• In relation to approving the ASX Announcements - the CEO breached s180(1) of the Act by failing to ensure that the ASX Announcements were not misleading or deceptive. JHIL had also breached ss995(2) and 999 of the Act by releasing the ASX Announcement which was misleading and deceptive
  • In relation to the presentations made by the CEO – he had breached s180(1) of the Act by failing to ensure that the presentations were not misleading or deceptive. JHINV had also breached ss1041E and 1041H of the Act by engaging in misleading and deceptive conduct in relation to those presentations made to the ASX.

His Honour also found that ASIC had failed to establish a number of allegations against the James Hardie Group, its non-executive directors and executives. These allegations included a claim against the CEO for breach of s181 of the Act in relation to his obligations to act in good faith.

There were a number of factors which were considered by His Honour in finding against the executive and non-executive directors and executives of the James Hardie Group, including the experience, sophistication and intelligence of the directors, the nature of the company and the significance of the restructure, and the fact that the non-executive directors were given considerable professional advice in connection with the restructure.

In late July 2009, the Court heard submissions from all parties as to whether the various defendants should be exonerated under ss1317S or 1318 of the Act for these contraventions, or whether some form of penalty or other sanction should be imposed. ASIC submitted to the Court that:

  • the CEO should be disqualified from managing a company for 12 to 16 years and receive a fine of between $1.47 and $1.81 million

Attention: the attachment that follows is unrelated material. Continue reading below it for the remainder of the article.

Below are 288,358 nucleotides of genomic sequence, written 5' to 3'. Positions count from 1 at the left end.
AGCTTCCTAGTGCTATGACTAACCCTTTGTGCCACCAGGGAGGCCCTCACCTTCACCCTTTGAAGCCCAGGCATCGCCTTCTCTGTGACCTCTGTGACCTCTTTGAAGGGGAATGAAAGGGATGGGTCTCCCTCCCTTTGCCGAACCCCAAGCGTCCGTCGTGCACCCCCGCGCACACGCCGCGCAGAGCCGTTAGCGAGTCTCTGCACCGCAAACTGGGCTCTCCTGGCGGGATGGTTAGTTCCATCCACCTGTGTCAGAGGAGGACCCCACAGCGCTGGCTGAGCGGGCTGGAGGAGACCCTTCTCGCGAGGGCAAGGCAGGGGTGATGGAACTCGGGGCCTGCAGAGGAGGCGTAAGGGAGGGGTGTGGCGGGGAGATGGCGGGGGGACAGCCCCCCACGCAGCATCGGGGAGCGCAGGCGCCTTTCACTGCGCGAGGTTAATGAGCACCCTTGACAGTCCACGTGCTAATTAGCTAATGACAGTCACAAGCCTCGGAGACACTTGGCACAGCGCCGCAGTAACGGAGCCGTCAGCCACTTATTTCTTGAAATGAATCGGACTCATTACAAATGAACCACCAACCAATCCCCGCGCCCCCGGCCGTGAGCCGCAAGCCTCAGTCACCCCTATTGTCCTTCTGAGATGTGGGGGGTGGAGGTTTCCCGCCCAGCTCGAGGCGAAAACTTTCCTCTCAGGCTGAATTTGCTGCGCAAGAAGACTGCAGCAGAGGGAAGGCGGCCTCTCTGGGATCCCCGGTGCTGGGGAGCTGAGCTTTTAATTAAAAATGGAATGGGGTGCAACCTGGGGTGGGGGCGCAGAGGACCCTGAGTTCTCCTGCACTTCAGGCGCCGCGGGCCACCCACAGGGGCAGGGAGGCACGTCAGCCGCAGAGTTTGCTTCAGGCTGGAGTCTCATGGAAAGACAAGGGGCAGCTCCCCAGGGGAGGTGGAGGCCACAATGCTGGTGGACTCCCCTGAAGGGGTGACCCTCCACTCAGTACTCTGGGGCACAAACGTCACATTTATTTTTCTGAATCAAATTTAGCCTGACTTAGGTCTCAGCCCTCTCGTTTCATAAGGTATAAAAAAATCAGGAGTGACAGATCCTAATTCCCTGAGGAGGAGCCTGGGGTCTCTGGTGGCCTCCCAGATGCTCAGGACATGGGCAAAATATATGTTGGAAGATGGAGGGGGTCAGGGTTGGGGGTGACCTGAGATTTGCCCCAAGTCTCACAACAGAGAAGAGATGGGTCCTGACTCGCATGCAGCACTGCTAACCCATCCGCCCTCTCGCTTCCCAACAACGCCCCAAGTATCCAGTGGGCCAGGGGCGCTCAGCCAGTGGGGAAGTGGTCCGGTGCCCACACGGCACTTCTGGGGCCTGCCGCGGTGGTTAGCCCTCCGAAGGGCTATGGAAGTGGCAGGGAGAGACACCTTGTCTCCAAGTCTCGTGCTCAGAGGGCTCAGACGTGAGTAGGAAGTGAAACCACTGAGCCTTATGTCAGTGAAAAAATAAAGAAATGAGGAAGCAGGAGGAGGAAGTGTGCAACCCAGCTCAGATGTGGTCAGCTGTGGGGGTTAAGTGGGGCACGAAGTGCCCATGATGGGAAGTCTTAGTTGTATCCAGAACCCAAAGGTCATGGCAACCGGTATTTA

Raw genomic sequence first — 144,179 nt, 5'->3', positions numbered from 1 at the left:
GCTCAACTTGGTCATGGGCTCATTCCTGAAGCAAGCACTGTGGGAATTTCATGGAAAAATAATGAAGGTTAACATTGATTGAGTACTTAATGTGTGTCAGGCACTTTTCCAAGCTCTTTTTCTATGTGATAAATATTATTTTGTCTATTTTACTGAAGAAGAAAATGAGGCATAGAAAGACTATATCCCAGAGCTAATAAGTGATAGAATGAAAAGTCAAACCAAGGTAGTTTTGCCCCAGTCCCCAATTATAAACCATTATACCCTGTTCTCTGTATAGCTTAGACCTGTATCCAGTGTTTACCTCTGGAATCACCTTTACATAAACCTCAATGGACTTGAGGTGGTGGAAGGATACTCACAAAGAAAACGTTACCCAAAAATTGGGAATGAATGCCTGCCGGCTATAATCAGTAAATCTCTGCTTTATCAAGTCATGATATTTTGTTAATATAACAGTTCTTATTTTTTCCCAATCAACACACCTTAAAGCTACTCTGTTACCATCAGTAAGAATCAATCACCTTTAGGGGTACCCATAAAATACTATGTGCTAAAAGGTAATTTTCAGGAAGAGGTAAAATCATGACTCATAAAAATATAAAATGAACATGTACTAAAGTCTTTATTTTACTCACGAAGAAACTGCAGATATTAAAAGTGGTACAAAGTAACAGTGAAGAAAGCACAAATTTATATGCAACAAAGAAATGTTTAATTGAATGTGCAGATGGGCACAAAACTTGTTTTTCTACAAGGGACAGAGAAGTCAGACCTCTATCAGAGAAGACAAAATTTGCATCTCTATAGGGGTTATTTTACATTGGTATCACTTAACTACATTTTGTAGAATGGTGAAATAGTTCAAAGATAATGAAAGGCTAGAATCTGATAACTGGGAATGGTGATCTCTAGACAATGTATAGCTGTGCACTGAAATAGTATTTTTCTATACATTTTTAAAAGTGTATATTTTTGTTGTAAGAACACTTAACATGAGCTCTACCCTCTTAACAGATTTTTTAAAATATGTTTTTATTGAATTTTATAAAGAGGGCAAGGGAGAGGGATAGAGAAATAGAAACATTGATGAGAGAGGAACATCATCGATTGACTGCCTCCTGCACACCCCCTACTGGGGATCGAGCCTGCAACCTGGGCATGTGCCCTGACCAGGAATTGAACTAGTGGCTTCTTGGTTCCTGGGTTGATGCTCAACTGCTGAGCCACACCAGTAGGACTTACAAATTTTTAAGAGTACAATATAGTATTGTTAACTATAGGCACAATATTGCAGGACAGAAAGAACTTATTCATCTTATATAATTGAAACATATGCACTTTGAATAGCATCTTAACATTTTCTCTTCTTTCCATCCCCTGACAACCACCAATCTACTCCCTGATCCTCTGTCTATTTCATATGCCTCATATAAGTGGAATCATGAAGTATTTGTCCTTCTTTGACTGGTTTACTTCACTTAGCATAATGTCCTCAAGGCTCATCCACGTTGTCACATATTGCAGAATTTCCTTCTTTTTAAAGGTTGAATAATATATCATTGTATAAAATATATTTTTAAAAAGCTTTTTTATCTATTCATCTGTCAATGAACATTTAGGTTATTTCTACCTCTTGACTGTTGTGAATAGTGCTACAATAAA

• the General Counsel should be disqualified from managing a company for a minimum of 8 years and receive a fine of between $350,000 and $450,000
  • the CFO should be disqualified from managing a company for a minimum of 6 years and receive a fine of between $150,000 to $250,000
  • each of the non-executive directors should be banned from managing a company for 5 years and receive a fine of between $120,000 and $130,000, and
  • the defendants jointly and severally pay 90% of ASIC's costs.

ASIC also submitted that when the Court is considering penalties to be imposed on the defendants, it should take into consideration the issue of indemnity. While the Act prohibits an Australian company from indemnifying against this type of civil penalty, ASIC submitted that some of the defendants may be indemnified by foreign companies within the James Hardie Group.

With the exception of the CEO, who had admitted that the breaches were serious, but that the fine and banning orders sought by ASIC were excessive, the defendants sought to be fully exonerated.

On 20 August 2009, Justice Gzell refused to exonerate any of the former board members and handed down the following penalties:

  • the CEO was disqualified for 15 years from managing a company and is to pay a fine of $350,000
  • the General Counsel was disqualified for 7 years from managing a company and is to pay a fine of $75,000
  • the CFO was disqualified for 5 years from managing a company and is to pay a fine of $35,000
  • each of the non-executive directors were disqualified for 5 years from managing a company and were to pay a fine of $30,000 each, and
  • James Hardie NV was to pay a fine of $80,000.

ASIC considers this case to be a landmark decision in Australian corporate governance because it provides corporate boards with important guidance and direction on: